East students get hands-on at the Animal Welfare Association

East students get hands-on at the Animal Welfare Association

Art by Rachel Pacitti ('15)/ Eastside Art Director.

Ashley Cooper (’17)/ For Eastside

Everyone in Cherry Hill has likely been involved in some form of community service. Whether it be helping a classmate with schoolwork, or volunteering at a local hospital, community service participation is rather common. East students Samantha Mitchell (’17) and Lauren Edson (’17) have taken their engrossment with community service to another level, spending the majority of their summers volunteering at the Animal Welfare Association of Voorhees Township.

The Animal Welfare Association (AWA) is an acclaimed nonprofit organization, whose tagline is “caring for animals… benefiting people.” Celebrating its 65th anniversary this year, the AWA claims to be the oldest and largest spay/neuter clinic, adoption center and no-kill animal shelter in South Jersey. The AWA is constantly hosting events, fundraisers, drives, sponsorships and more in hopes of aiding homeless or deprived animals.

Mitchell aids the Animal Welfare Association in its hopes, endlessly devoting herself to the care and needs of the shelter animals.

“About two years ago, I started volunteering at the Animal Welfare Association. Ever since my first day of volunteering, I’ve been completely changed,” said Mitchell, commenting on her experience at the AWA.

To help explain the volunteer program at the Animal Welfare Association, Mitchell detailed the various levels of volunteers. After completing the mandatory “Basic Orientation”, Mitchell was considered a Level I volunteer. Unfortunately, during Mitchell’s time as a Level I volunteer, she was unable to handle the animals.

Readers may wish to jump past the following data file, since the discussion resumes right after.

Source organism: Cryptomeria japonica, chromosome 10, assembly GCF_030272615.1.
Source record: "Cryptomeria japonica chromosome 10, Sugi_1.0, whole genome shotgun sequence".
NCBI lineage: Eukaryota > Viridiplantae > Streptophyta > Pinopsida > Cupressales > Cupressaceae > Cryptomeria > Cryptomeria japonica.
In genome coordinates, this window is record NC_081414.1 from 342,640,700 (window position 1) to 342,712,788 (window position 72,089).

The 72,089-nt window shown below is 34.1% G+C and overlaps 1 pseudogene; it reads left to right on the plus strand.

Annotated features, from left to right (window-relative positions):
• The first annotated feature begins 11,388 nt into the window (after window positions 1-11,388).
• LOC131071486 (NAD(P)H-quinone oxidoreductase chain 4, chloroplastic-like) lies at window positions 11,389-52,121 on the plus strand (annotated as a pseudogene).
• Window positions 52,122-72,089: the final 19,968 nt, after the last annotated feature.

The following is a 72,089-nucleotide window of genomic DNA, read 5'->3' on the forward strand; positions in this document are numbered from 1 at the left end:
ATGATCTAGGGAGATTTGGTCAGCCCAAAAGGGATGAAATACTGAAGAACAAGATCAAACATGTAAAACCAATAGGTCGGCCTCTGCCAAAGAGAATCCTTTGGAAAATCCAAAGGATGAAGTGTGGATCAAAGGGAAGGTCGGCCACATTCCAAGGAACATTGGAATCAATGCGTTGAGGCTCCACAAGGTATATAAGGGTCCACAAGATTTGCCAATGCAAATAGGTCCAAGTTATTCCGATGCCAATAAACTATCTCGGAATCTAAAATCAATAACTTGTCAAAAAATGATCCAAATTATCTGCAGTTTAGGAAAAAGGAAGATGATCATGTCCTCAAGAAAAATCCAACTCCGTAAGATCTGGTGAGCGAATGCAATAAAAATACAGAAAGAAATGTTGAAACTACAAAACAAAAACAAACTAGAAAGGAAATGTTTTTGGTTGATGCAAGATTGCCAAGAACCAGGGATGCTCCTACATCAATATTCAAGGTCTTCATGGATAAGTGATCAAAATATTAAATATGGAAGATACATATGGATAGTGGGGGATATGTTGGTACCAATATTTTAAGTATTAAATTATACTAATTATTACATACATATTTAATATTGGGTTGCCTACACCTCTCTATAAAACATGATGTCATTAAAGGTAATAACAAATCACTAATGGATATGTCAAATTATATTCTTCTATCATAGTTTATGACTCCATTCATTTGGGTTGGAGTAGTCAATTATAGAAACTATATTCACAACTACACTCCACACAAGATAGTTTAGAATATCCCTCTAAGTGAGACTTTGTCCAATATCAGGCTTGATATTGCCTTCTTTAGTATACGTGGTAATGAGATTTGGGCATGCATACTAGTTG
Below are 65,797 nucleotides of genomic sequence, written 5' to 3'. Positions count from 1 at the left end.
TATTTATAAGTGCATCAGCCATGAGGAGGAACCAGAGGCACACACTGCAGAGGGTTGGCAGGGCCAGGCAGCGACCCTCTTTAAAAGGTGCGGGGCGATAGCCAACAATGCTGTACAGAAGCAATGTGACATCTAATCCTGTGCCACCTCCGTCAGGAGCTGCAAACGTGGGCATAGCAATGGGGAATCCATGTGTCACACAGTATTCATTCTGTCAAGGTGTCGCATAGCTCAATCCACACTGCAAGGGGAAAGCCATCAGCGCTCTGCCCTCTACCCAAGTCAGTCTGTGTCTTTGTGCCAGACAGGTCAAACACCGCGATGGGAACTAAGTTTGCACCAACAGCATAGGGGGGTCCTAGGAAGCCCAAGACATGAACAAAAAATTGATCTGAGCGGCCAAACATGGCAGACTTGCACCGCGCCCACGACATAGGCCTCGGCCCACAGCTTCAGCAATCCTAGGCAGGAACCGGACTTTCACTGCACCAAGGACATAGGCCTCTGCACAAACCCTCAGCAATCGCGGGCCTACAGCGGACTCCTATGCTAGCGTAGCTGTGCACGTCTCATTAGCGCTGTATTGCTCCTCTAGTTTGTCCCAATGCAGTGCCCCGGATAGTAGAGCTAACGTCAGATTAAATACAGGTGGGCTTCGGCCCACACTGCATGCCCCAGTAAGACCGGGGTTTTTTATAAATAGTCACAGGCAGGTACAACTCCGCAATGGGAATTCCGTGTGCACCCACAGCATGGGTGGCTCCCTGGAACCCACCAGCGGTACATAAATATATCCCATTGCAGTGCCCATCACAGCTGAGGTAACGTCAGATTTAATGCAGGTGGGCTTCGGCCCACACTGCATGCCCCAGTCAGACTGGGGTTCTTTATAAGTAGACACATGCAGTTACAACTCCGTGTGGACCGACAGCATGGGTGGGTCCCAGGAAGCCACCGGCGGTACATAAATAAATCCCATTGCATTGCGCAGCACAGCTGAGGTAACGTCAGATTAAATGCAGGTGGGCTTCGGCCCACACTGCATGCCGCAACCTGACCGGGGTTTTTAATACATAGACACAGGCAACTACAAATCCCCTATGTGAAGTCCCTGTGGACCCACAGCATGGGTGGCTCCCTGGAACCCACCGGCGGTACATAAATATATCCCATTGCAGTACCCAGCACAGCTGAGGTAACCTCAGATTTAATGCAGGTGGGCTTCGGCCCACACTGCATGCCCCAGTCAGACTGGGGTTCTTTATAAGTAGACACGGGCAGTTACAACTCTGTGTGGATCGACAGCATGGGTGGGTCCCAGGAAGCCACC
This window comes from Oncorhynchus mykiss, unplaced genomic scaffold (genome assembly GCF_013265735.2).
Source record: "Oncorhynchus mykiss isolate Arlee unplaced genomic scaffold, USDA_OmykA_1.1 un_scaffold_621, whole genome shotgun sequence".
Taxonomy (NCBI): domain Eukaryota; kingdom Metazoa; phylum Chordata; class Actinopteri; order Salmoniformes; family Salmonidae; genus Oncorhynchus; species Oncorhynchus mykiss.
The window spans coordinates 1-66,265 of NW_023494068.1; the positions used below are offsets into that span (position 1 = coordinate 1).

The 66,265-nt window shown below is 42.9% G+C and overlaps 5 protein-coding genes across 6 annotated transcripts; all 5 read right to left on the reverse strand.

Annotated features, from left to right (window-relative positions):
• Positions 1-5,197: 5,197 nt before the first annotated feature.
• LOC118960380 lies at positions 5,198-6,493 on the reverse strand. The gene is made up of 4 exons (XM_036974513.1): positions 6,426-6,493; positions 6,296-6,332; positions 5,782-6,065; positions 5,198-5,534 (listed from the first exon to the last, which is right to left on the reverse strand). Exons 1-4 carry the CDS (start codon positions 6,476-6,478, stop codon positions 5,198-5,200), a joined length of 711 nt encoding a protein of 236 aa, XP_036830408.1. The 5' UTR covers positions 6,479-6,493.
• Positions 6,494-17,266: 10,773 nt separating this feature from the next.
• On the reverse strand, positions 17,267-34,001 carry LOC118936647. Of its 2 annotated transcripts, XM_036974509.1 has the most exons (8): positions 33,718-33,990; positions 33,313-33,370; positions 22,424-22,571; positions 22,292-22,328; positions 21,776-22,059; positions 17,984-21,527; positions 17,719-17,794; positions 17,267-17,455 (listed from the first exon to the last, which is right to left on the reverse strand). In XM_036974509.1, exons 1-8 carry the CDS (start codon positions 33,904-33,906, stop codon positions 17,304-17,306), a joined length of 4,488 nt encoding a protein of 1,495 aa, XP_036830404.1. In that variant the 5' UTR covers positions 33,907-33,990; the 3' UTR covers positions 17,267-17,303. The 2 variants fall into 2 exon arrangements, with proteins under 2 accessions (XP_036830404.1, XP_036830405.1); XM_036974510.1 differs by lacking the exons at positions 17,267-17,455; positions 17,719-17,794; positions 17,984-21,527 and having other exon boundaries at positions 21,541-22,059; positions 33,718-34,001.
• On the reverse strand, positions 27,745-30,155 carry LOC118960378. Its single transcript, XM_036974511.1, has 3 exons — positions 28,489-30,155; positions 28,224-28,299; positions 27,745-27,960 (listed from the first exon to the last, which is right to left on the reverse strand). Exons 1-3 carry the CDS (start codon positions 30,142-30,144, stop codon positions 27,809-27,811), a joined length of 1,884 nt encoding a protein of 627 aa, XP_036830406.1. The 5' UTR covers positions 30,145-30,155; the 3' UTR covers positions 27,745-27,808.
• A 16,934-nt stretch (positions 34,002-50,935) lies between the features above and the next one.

“As a Level I volunteer, I did most of the gritty–and even somewhat disgusting–work,” said Mitchell. “I would either scoop poop out of litter boxes, clean dishes, or file perplexing information.”

According to Mitchell, after twelve hours as a Level I volunteer, she was able to become a Level II volunteer.

“Level II volunteering is definitely where the fun starts. I actually was able to directly help… Y’know I could pet the animals, and see how my volunteering was actually directly affecting their lives,” said Mitchell.

Mitchell discussed the next level of volunteering (Level III volunteer) as her ultimate dream position.

“One day I hope to become one of the top Level III volunteers. If I ever become that high of a volunteer, I can play with the dogs with more freedom,” said Mitchell, commenting on her aspirations for the future.

If Mitchell’s dedication to the Animal Welfare Association has anything to do with her becoming a Level III volunteer, her dreams will certainly come true. During the summer alone, Mitchell spent over 55 hours at the Animal Shelter. That is an average of 73 minutes per day spent at the shelter.

Mitchell’s fellow peer and friend Edson claims to feel a corresponding affection towards the AWA, just as Mitchell.